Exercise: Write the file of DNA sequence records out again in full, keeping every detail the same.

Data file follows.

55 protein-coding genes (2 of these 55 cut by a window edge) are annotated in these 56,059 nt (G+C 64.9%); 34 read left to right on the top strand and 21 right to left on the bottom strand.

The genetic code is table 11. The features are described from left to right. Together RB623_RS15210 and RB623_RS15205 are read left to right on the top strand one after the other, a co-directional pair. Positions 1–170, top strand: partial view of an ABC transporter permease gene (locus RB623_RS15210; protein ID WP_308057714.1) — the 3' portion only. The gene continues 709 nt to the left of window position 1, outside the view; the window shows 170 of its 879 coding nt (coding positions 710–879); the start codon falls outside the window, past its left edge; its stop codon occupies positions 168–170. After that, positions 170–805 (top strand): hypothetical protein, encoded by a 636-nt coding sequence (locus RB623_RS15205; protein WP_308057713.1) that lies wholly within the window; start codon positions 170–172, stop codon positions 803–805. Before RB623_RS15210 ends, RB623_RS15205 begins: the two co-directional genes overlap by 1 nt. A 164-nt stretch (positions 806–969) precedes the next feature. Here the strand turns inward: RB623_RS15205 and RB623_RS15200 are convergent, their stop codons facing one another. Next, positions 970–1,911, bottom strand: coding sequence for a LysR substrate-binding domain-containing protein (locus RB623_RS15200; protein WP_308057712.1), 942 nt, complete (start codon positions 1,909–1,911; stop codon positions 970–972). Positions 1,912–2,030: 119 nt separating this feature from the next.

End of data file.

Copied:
55 protein-coding genes (2 of these 55 cut by a window edge) are annotated in these 56,059 nt (G+C 64.9%); 34 read left to right on the top strand and 21 right to left on the bottom strand.

The genetic code is table 11. The features are described from left to right. Together RB623_RS15210 and RB623_RS15205 are read left to right on the top strand one after the other, a co-directional pair. Positions 1–170, top strand: partial view of an ABC transporter permease gene (locus RB623_RS15210; protein ID WP_308057714.1) — the 3' portion only. The gene continues 709 nt to the left of window position 1, outside the view; the window shows 170 of its 879 coding nt (coding positions 710–879); the start codon falls outside the window, past its left edge; its stop codon occupies positions 168–170. After that, positions 170–805 (top strand): hypothetical protein, encoded by a 636-nt coding sequence (locus RB623_RS15205; protein WP_308057713.1) that lies wholly within the window; start codon positions 170–172, stop codon positions 803–805. Before RB623_RS15210 ends, RB623_RS15205 begins: the two co-directional genes overlap by 1 nt. A 164-nt stretch (positions 806–969) precedes the next feature. Here the strand turns inward: RB623_RS15205 and RB623_RS15200 are convergent, their stop codons facing one another. Next, positions 970–1,911, bottom strand: coding sequence for a LysR substrate-binding domain-containing protein (locus RB623_RS15200; protein WP_308057712.1), 942 nt, complete (start codon positions 1,909–1,911; stop codon positions 970–972). Positions 1,912–2,030: 119 nt separating this feature from the next.